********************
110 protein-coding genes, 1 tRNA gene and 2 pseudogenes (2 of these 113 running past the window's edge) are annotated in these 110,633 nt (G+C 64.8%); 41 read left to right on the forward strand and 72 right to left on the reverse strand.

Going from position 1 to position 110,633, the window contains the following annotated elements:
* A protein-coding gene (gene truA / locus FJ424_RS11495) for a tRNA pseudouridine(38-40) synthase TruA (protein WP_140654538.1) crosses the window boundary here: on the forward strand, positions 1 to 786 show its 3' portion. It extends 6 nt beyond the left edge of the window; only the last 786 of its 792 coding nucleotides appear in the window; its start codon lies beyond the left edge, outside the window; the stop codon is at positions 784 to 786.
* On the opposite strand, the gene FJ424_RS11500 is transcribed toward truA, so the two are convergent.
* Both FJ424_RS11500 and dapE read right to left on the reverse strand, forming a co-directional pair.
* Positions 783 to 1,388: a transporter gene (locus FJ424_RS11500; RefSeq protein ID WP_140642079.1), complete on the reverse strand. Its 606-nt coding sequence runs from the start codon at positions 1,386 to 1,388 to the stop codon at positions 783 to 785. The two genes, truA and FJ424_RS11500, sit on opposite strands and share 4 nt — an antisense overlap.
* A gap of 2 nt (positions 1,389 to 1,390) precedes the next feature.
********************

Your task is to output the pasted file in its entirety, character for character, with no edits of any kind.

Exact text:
110 protein-coding genes, 1 tRNA gene and 2 pseudogenes (2 of these 113 running past the window's edge) are annotated in these 110,633 nt (G+C 64.8%); 41 read left to right on the forward strand and 72 right to left on the reverse strand.

Going from position 1 to position 110,633, the window contains the following annotated elements:
* A protein-coding gene (gene truA / locus FJ424_RS11495) for a tRNA pseudouridine(38-40) synthase TruA (protein WP_140654538.1) crosses the window boundary here: on the forward strand, positions 1 to 786 show its 3' portion. It extends 6 nt beyond the left edge of the window; only the last 786 of its 792 coding nucleotides appear in the window; its start codon lies beyond the left edge, outside the window; the stop codon is at positions 784 to 786.
* On the opposite strand, the gene FJ424_RS11500 is transcribed toward truA, so the two are convergent.
* Both FJ424_RS11500 and dapE read right to left on the reverse strand, forming a co-directional pair.
* Positions 783 to 1,388: a transporter gene (locus FJ424_RS11500; RefSeq protein ID WP_140642079.1), complete on the reverse strand. Its 606-nt coding sequence runs from the start codon at positions 1,386 to 1,388 to the stop codon at positions 783 to 785. The two genes, truA and FJ424_RS11500, sit on opposite strands and share 4 nt — an antisense overlap.
* A gap of 2 nt (positions 1,389 to 1,390) precedes the next feature.